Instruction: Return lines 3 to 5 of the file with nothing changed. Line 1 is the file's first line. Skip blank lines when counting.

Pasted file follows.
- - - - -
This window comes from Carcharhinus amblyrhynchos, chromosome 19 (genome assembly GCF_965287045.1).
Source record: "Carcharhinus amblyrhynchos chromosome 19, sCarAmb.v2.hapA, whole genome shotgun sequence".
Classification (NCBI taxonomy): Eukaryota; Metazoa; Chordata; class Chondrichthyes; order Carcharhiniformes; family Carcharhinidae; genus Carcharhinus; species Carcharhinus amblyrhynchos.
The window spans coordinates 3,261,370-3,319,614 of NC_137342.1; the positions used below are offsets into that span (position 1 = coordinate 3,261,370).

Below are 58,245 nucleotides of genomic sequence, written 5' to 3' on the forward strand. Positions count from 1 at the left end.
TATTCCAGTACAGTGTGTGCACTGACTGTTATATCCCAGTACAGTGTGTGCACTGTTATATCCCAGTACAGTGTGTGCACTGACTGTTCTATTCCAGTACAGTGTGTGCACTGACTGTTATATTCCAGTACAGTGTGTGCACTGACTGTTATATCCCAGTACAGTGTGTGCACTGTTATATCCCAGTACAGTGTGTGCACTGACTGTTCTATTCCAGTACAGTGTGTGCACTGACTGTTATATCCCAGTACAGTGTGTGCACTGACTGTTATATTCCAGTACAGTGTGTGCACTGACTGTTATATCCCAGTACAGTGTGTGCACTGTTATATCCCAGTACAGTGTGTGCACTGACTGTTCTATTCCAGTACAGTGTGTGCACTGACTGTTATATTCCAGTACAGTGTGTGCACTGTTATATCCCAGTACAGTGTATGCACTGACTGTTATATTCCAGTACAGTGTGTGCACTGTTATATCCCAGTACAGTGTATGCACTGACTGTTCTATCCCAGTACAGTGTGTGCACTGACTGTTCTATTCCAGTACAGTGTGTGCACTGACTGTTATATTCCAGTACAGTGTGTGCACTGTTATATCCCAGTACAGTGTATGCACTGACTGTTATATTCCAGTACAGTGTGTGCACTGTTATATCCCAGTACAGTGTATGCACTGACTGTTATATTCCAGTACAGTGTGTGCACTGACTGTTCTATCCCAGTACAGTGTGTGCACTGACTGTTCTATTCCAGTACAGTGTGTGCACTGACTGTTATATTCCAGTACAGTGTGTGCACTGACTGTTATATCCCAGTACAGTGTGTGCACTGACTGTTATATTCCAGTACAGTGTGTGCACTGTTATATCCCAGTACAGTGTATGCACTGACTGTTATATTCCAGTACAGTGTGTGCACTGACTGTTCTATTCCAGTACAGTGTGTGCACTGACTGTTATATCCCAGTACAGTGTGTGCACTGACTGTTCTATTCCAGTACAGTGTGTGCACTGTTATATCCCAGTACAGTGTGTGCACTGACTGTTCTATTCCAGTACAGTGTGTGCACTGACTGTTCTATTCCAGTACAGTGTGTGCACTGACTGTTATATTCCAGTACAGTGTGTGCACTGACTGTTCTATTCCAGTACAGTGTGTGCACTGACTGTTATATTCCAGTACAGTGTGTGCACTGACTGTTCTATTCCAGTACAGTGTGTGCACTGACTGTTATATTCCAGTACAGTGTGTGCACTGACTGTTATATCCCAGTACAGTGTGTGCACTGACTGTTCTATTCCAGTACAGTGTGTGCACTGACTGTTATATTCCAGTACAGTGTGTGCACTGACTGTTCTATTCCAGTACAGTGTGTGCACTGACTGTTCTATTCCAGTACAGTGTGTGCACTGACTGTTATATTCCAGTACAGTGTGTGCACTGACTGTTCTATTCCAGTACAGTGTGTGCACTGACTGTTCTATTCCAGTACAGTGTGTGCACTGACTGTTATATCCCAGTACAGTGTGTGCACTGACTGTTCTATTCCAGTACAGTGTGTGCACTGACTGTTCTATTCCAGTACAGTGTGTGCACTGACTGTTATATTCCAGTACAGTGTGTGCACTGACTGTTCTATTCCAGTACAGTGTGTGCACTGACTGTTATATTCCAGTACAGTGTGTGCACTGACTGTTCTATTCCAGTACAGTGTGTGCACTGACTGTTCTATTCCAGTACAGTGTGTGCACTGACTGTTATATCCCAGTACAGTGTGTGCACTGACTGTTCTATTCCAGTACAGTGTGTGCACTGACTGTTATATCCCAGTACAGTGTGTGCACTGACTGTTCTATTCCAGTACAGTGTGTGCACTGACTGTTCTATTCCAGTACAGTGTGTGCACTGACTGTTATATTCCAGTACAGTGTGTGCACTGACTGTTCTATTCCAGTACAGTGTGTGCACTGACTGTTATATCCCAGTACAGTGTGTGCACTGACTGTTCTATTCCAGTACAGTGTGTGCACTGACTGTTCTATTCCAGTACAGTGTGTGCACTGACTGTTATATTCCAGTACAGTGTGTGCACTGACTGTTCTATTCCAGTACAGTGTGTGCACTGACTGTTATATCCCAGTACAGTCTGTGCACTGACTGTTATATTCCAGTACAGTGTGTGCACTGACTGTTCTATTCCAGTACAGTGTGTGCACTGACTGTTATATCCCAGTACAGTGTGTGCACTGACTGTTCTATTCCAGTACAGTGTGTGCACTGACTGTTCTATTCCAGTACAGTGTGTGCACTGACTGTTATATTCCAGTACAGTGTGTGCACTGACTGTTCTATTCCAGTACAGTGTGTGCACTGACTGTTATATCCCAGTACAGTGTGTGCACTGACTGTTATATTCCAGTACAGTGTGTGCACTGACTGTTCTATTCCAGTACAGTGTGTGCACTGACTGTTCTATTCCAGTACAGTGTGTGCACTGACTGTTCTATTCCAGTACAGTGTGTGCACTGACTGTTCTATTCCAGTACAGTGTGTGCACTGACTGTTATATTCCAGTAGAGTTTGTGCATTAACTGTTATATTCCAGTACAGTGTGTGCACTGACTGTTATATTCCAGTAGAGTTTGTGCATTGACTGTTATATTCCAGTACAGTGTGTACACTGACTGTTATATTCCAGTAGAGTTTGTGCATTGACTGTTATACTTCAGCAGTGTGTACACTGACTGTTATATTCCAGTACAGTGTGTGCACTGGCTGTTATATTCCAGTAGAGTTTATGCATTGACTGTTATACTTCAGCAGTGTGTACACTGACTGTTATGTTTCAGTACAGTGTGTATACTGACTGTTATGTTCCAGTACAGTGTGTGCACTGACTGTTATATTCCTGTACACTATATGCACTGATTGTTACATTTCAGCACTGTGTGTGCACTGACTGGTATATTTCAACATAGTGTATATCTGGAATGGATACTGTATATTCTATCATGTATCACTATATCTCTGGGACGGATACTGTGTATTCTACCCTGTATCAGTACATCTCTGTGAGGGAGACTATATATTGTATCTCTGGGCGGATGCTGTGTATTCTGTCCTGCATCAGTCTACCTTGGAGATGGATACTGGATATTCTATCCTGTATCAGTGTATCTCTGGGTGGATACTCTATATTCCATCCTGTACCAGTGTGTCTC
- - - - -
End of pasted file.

Classification (NCBI taxonomy): Eukaryota; Metazoa; Chordata; class Chondrichthyes; order Carcharhiniformes; family Carcharhinidae; genus Carcharhinus; species Carcharhinus amblyrhynchos.
The window spans coordinates 3,261,370-3,319,614 of NC_137342.1; the positions used below are offsets into that span (position 1 = coordinate 3,261,370).

Below are 58,245 nucleotides of genomic sequence, written 5' to 3' on the forward strand. Positions count from 1 at the left end.